Effects of 36-hour recovery on marksmanship and hormone concentrations during strenuous winter military survival training
Ojanen, T., Pihlainen, K., Yli-Renko, J., Vaara, J. P., Nykänen, T., Heikkinen, R., & Kyröläinen, H. (2023). Effects of 36-hour recovery on marksmanship and hormone concentrations during strenuous winter military survival training. BMC Sports Science, Medicine and Rehabilitation, 15, Article 105. https://doi.org/10.1186/s13102-023-00711-6
Published inBMC Sports Science, Medicine and Rehabilitation
© The Author(s) 2023
Objectives Survival training can provide a unique setting for scientific examination of human stress responses and physical performance in a realistic operational military context. The aim of the present study was to observe effects of a 36-h recovery period on serum hormone concentrations, salivary cortisol, and marksmanship during 10-day winter military survival training in north of the Arctic Circle. Design and methods Sixty-eight male soldiers were randomly divided into two groups; EXP (n = 26) and CON (n = 42). While CON performed the whole exercise phase in the field, EXP had 36-h recovery period between days 6 and 8. Several hormones were measured during the study to investigate recovery. Results Subjective physical and mental demand as well as catabolic hormone levels increased and anabolic hormones decreased in CON (p < 0.05), whereas in EXP, recovery period attenuated negative effects of survival training. Prone shooting performance decreased (87.5 ± 6.5 vs. 76.3 ± 8.8, points out of 100, p < 0.05) between days 6 and 8 in CON while EXP was able to maintain shooting performance throughout the study. Conclusion A short recovery during a strenuous training can prevent the degradation in psychophysiological state and shooting performance in soldiers, which can be crucial for survival in demanding operational winter environment. In the present study, 36-h rest period during the field training seems to enhance recovery but the duration of the period was inadequate for full recovery from the accumulated operative stress. In conclusion, appropriate recovery periods should be implemented in order to optimize occupational performance during high operative stress. ...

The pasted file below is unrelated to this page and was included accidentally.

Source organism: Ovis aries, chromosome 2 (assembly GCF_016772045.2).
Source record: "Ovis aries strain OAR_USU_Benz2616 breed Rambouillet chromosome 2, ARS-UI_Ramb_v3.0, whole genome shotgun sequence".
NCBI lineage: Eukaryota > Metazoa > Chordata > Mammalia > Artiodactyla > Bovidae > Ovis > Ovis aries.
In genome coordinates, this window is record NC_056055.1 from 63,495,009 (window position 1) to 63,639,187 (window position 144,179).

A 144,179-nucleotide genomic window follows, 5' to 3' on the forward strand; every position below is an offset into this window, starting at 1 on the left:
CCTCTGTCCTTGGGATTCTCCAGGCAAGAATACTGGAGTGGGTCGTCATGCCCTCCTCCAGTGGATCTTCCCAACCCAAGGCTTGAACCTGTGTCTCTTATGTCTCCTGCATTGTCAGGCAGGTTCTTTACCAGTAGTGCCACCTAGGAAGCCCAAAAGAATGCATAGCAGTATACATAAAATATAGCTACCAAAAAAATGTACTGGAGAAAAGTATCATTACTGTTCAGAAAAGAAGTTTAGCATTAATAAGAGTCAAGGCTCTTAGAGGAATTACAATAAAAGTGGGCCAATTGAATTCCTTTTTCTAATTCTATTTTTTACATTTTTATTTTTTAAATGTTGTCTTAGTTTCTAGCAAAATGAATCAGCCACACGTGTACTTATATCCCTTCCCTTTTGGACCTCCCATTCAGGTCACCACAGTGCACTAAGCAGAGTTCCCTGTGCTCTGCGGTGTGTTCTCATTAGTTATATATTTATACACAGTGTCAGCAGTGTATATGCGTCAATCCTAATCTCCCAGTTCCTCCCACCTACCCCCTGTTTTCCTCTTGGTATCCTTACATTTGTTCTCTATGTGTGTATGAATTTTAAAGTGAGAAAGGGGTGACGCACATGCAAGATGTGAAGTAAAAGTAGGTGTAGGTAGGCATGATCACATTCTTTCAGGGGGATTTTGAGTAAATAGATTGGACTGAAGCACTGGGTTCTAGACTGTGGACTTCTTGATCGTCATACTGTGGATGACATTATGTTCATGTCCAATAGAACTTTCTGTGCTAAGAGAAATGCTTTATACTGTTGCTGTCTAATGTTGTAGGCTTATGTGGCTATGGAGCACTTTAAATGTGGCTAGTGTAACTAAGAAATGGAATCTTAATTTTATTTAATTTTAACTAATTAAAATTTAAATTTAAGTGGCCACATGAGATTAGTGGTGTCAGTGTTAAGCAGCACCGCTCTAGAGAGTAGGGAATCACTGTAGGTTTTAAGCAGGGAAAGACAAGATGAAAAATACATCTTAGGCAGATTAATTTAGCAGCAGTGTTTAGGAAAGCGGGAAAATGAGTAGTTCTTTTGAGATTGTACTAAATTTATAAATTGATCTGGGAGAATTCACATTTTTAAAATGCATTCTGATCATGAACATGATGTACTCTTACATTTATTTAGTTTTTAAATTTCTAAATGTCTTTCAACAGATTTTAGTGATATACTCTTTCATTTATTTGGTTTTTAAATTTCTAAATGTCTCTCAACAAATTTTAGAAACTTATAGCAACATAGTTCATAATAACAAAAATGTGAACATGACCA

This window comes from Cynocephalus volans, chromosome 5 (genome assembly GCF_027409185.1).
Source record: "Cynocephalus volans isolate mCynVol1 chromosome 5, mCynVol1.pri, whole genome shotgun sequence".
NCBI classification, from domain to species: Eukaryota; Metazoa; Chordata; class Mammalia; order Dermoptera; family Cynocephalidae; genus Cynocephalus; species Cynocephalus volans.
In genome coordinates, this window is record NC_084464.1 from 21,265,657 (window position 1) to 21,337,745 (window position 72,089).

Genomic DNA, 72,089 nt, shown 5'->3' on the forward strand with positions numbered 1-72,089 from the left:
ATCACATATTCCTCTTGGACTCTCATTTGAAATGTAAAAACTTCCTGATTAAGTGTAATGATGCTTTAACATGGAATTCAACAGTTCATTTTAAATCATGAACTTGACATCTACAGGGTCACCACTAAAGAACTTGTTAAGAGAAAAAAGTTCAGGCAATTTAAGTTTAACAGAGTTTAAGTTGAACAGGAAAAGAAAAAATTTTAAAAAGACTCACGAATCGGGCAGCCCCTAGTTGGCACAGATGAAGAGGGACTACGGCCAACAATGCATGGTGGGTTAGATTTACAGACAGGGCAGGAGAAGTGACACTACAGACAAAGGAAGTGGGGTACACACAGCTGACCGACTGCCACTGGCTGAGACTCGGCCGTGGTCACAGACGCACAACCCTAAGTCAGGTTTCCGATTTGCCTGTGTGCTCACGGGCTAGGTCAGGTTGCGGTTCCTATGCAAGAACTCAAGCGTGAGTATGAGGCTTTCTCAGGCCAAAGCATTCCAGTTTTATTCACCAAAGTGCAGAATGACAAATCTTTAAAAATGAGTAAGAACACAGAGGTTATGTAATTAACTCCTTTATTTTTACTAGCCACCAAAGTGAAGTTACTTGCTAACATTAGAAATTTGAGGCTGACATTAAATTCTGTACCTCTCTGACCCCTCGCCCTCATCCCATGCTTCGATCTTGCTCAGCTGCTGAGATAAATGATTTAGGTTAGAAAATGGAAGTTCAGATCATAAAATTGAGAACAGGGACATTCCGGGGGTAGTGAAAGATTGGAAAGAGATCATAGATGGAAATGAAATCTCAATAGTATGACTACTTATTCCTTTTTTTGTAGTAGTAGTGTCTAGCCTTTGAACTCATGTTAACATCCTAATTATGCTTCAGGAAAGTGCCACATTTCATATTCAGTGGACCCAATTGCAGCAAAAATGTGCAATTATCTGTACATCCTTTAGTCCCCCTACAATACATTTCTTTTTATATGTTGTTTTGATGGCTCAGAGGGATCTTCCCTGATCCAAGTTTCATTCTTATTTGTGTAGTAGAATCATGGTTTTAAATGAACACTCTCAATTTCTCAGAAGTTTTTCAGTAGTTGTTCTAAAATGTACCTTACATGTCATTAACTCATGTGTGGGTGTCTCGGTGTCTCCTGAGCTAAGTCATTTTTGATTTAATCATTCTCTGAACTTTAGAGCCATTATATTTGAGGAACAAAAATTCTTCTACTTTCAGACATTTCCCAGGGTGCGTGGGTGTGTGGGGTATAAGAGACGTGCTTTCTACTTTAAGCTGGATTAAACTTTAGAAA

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Additional information about fundingOpen Access funding provided by University of Jyväskylä (JYU). The authors declare there was no external funding.
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